When you know that the Madhubani way of art is taught at the Rishi Valley
School near Madanapalli in the Chitoor district of Andhra Pradesh, you can imagine
how receptive and far reaching this traditional art of Mithila has gotten over
the years. Originating from the mud walls in the remote villages of Bihar, it
is in fact becoming a fashion statement, besides being treated as in league
with the contemporary arts - for example, the well-known painter Arpana Caur
has utilized the Madhubani form of art in her works to the optimum since over
the last three years.
Spreading it to our stretches is none other than master craftswoman Shakuntala
Devi. A septuagenarian, she has, like some others of her ilk such as Sita Devi,
Chandrika Devi and Chandrakala Devi, not just solicited praise for this exquisite
craft in the country but has impressed the world as such with her handwork.
Applying indigenous colors and limiting them to just black and red, Shakuntala
maintains the purity of the medium, which basically has a single color of black
applied on the mud walls as a votive form by the rural women. The limited number
of works on display, on paper and textile (tusser and cotton to be precise),
at the Minaz Art Gallery demonstrates not only the laboriousness of this medium
but also the fine detailing incorporated in the mythical and mundane themes
of village life. The Dasavatara to the Sita Swayamvaram, and the Geeta Upadesh
to the Khobar Ghar (the design of the nuptial chamber) and the Mithala motifs
on greeting cards is a fascinating range.
A brief lowdown on the craft itself: the craftspeople of Madhubani create their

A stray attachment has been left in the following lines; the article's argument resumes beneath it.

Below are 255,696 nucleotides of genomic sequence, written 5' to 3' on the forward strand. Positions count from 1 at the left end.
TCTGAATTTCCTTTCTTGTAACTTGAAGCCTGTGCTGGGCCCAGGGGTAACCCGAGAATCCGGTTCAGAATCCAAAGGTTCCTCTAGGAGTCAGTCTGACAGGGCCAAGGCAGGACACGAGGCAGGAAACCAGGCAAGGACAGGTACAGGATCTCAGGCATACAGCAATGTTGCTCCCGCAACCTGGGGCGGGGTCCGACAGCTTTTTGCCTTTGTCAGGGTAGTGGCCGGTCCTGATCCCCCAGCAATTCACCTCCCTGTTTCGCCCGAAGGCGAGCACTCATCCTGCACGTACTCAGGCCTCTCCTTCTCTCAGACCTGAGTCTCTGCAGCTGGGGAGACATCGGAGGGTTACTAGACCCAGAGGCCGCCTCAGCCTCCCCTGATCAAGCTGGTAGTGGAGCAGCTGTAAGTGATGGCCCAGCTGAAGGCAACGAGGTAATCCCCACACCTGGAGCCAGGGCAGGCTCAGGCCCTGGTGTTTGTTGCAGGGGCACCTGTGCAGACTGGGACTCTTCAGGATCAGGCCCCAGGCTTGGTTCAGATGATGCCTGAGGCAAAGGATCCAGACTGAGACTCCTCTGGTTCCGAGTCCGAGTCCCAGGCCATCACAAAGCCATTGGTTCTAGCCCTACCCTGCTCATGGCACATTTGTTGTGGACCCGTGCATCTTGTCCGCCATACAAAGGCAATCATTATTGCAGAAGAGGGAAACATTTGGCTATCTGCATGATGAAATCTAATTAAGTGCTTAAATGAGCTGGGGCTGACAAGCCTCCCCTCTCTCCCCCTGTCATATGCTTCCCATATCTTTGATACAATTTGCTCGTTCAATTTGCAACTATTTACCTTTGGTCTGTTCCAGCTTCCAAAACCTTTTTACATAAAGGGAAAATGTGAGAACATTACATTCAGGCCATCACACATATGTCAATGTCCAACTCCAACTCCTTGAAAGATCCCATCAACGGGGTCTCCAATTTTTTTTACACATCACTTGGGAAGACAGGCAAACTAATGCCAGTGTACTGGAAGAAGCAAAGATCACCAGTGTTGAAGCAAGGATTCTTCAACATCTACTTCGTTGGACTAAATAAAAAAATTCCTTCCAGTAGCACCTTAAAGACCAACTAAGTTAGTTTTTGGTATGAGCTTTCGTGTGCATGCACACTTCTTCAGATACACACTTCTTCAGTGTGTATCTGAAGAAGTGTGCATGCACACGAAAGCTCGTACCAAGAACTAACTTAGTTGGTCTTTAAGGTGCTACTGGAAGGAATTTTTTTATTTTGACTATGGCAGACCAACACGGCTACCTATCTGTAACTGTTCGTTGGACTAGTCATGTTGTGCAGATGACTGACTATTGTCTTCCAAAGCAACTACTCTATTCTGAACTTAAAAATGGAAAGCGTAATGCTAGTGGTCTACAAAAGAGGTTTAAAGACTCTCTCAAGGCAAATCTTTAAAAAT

own dyes from natural elements and use bamboo sticks wrapped in cotton for painting.
The act of painting itself is a communal practice where women of the family
get together to paint the walls, which the folk then turn to pray to as their
daily ritual. The patterns are usually preserved, and care is taken to see each
succeeding generation of girls continues with the art. This may be one reason
why each community still preserves its own distinctive style.
The paintings are very symbolic, illustrating the epics and common beliefs.
The art of Madhubani is basically mythology. It is interesting to note that
the votive form today finds place in the mercurial realms of design and fashion.
Obviously it is the highly intricate patterning of the drawing itself that compels
designers to offer significance to this art. And hence the renderers of this
form are able to explore more besides the limited canvas of the walls - the
scopes of paper, textiles and other mediums, too.
But while the craft and the craftspeople flourish, one also should keep in mind
that the essence of the votive form is gradually transgressed as it becomes
an applied art.